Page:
JOHN YDSTIE, host:
The world's oldest golf tournament, the British Open, or as its called in the British Isles, the Open Championship, is underway today in Hoylake, England, just outside Liverpool. Tiger Woods is attempting to defend the championship he won a year ago at St. Andrews in Scotland.
Commentator John Feinstein joins us now. Good morning, John.
Mr. JOHN FEINSTEIN (Author, A Good Walk Spoiled): Good morning, John.
YDSTIE: Tiger Woods missed his first cut ever in a major championship as a pro last month at the U.S. Open. Any hangover from that, do you think?
Mr. FEINSTEIN: I think he's beyond that now, John, because he went and played the Western Open two weeks ago and played very well; ended up finishing second, shot a couple of low scores.
Obviously at the U.S. Open he was very rusty. He hadn't played in nine and a half weeks because of the death of his father. A difficult golf course. And I think that was a blip. I think we will see the normal Tiger Woods this week, which means that come Sunday he'll probably be somewhere on the leader board if not on top of it.
YDSTIE: Speaking of hangovers, Phil Mickelson, by his own admission, threw the U.S. Open away on the 18th hole. What do you think of his chances here?
Mr. FEINSTEIN: Not great. First of all, he's never played well in the British Open. He doesn't like it over there. He doesn't like the food, he doesn't like the showers. He's never finished higher than ninth. He's only been in the top ten in the British Open once. And I think you throw that in with the hangover from the U.S. Open, because he did throw that tournament away on the last hole with the awful double bogey he made.
I would be surprised if Tiger's not in contention; I'd be surprised if Phil is in contention. So that probably means, given my work as a prognosticator, that Mickelson will win by ten.
YDSTIE: He doesn't like the showers? That's pretty fussy.
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Mr. FEINSTEIN: They're different over there than what we're used to back home.
YDSTIE: What about some not as familiar names. Who should we watch?
Mr. FEINSTEIN: Well, you know, at the British Open the last few years unknowns have really made names for themselves. Ben Curtis won his first tournament ever three years ago. Todd Hamilton, two years ago, beating Ernie Els in a playoff. So no-names can jump up in this event. Frequently they're names that we don't know who are good overseas players.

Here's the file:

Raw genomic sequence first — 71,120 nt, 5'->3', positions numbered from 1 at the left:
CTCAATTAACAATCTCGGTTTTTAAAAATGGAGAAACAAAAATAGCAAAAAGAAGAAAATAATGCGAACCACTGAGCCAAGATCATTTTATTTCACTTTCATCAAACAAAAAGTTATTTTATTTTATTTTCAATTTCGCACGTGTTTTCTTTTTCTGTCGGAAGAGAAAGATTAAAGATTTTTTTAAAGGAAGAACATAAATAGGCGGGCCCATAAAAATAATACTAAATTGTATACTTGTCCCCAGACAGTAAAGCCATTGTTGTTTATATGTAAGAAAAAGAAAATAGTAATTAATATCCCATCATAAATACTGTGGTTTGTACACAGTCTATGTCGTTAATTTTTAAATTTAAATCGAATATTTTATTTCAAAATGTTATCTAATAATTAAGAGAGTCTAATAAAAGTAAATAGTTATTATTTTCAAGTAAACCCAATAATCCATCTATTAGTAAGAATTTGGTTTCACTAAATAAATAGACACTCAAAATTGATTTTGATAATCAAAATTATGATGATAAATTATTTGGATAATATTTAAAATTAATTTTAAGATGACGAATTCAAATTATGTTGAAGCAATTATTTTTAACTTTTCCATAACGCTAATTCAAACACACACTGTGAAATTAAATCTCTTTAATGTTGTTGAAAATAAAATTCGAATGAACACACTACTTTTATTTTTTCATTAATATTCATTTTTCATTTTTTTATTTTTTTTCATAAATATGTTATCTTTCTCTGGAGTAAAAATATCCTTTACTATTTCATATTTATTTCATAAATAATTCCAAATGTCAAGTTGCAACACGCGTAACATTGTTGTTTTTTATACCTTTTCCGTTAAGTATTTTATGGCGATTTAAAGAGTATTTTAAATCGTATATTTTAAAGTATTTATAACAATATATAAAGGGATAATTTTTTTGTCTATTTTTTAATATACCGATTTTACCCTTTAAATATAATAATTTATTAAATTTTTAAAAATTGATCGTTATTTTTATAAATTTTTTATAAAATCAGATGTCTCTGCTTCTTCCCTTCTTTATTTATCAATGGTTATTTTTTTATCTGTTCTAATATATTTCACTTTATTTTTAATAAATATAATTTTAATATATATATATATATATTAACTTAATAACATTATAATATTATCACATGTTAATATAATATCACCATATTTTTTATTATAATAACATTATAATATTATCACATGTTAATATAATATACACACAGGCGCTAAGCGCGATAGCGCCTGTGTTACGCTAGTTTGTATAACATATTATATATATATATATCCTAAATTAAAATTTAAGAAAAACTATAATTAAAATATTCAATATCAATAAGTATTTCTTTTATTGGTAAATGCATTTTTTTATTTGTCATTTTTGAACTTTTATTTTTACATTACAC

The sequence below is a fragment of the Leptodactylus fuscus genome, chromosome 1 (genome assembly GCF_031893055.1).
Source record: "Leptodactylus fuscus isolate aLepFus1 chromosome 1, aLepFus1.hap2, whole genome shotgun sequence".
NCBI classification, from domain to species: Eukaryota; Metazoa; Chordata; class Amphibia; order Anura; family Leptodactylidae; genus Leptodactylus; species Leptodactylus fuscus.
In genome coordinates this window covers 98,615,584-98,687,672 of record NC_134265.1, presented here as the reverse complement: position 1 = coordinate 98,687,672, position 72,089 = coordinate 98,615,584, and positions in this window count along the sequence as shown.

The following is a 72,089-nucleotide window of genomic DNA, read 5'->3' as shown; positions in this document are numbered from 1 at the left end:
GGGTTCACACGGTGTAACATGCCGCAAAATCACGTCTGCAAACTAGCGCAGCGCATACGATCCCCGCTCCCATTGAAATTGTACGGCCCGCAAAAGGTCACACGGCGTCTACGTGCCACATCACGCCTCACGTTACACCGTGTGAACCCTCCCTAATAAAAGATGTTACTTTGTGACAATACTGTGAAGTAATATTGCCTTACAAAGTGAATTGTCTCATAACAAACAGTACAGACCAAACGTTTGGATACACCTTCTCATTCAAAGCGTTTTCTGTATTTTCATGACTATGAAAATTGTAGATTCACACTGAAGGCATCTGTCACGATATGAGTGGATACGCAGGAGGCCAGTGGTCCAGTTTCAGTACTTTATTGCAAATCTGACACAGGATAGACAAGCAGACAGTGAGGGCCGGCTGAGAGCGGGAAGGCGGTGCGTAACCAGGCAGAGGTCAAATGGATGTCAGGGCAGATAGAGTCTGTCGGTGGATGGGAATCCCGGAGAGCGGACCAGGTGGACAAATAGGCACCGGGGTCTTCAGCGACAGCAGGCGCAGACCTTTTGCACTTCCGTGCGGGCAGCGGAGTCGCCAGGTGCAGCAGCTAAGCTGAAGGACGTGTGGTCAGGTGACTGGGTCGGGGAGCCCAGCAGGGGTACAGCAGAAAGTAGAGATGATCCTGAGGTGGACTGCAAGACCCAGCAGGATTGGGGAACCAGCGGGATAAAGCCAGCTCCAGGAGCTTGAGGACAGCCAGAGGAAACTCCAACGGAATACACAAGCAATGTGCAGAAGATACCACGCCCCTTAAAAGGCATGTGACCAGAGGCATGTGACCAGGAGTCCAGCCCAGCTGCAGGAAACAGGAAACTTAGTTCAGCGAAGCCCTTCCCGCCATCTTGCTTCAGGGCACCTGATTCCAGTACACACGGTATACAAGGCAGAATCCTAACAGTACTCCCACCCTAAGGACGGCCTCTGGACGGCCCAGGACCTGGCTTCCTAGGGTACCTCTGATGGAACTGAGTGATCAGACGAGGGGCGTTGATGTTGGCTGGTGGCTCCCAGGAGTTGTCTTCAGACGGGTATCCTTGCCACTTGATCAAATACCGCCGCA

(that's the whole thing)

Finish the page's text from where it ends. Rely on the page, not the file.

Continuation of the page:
But I think one guy you have to watch and kind of root for, and he's not an unknown, is Colin Montgomery; the Scotsman who again almost won the U.S. Open. He's never won a major. He's 43 years old. He'll be the crowd favorite if he gets anywhere near contention. And maybe he can build on his performance at Winged Foot and play well in front of his home fans - which traditionally he hasn't done, except last year when he did finish second to Tiger Woods at St. Andrews.
YDSTIE: Let's talk about what makes this championship unique. It really isn't like any other major is it?
Mr. FEINSTEIN: It's not. And you start with the golf courses, which are entirely different than the ones in the United States. Most Americans, the first time they go over to Great Britain, when they drive by a links golf course they say, that's a golf course? Where're the trees? Where's the water? It looks entirely different. It looks like a sheep meadow, because that's what golf courses were first created out of over there.
But the other thing, John, is the fans. The fans are so devoted over there. I'll never forget driving in one morning to the first round at Muirfield and it's pouring down rain and there are thousands of people lining the fairways. And I remember saying to somebody, don't these people know it's raining? But over there they don't know it's raining, they don't care if it's raining.
If it, you know, the old Scottish saying, if is nay wind and nay rain, it's nay golf. And it's a completely different feeling over there when you're there for the British Open.
YDSTIE: The comments of John Feinstein, author of A Good Walk Spoiled. Thanks, John.
Mr. FEINSTEIN: Thank you, John.
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